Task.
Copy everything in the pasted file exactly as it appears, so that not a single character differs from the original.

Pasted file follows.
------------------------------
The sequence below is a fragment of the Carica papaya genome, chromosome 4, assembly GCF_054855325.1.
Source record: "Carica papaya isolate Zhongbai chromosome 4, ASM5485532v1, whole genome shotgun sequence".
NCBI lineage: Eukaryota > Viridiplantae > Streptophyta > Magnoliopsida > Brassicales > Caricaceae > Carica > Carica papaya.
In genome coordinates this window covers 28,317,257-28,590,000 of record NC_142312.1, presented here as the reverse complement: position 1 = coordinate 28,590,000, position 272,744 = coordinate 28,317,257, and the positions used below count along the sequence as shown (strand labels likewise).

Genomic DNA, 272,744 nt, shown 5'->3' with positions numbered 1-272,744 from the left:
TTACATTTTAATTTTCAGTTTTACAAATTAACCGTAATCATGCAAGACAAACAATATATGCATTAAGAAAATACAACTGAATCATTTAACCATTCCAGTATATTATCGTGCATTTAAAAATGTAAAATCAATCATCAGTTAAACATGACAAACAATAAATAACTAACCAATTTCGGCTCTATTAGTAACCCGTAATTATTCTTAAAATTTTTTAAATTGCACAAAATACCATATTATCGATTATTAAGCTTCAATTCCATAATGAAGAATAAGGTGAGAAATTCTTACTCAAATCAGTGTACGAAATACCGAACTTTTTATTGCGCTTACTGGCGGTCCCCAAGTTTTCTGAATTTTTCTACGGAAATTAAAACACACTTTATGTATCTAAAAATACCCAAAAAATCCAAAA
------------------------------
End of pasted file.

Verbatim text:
The sequence below is a fragment of the Carica papaya genome, chromosome 4, assembly GCF_054855325.1.
Source record: "Carica papaya isolate Zhongbai chromosome 4, ASM5485532v1, whole genome shotgun sequence".
NCBI lineage: Eukaryota > Viridiplantae > Streptophyta > Magnoliopsida > Brassicales > Caricaceae > Carica > Carica papaya.
In genome coordinates this window covers 28,317,257-28,590,000 of record NC_142312.1, presented here as the reverse complement: position 1 = coordinate 28,590,000, position 272,744 = coordinate 28,317,257, and the positions used below count along the sequence as shown (strand labels likewise).

Genomic DNA, 272,744 nt, shown 5'->3' with positions numbered 1-272,744 from the left:
TTACATTTTAATTTTCAGTTTTACAAATTAACCGTAATCATGCAAGACAAACAATATATGCATTAAGAAAATACAACTGAATCATTTAACCATTCCAGTATATTATCGTGCATTTAAAAATGTAAAATCAATCATCAGTTAAACATGACAAACAATAAATAACTAACCAATTTCGGCTCTATTAGTAACCCGTAATTATTCTTAAAATTTTTTAAATTGCACAAAATACCATATTATCGATTATTAAGCTTCAATTCCATAATGAAGAATAAGGTGAGAAATTCTTACTCAAATCAGTGTACGAAATACCGAACTTTTTATTGCGCTTACTGGCGGTCCCCAAGTTTTCTGAATTTTTCTACGGAAATTAAAACACACTTTATGTATCTAAAAATACCCAAAAAATCCAAAA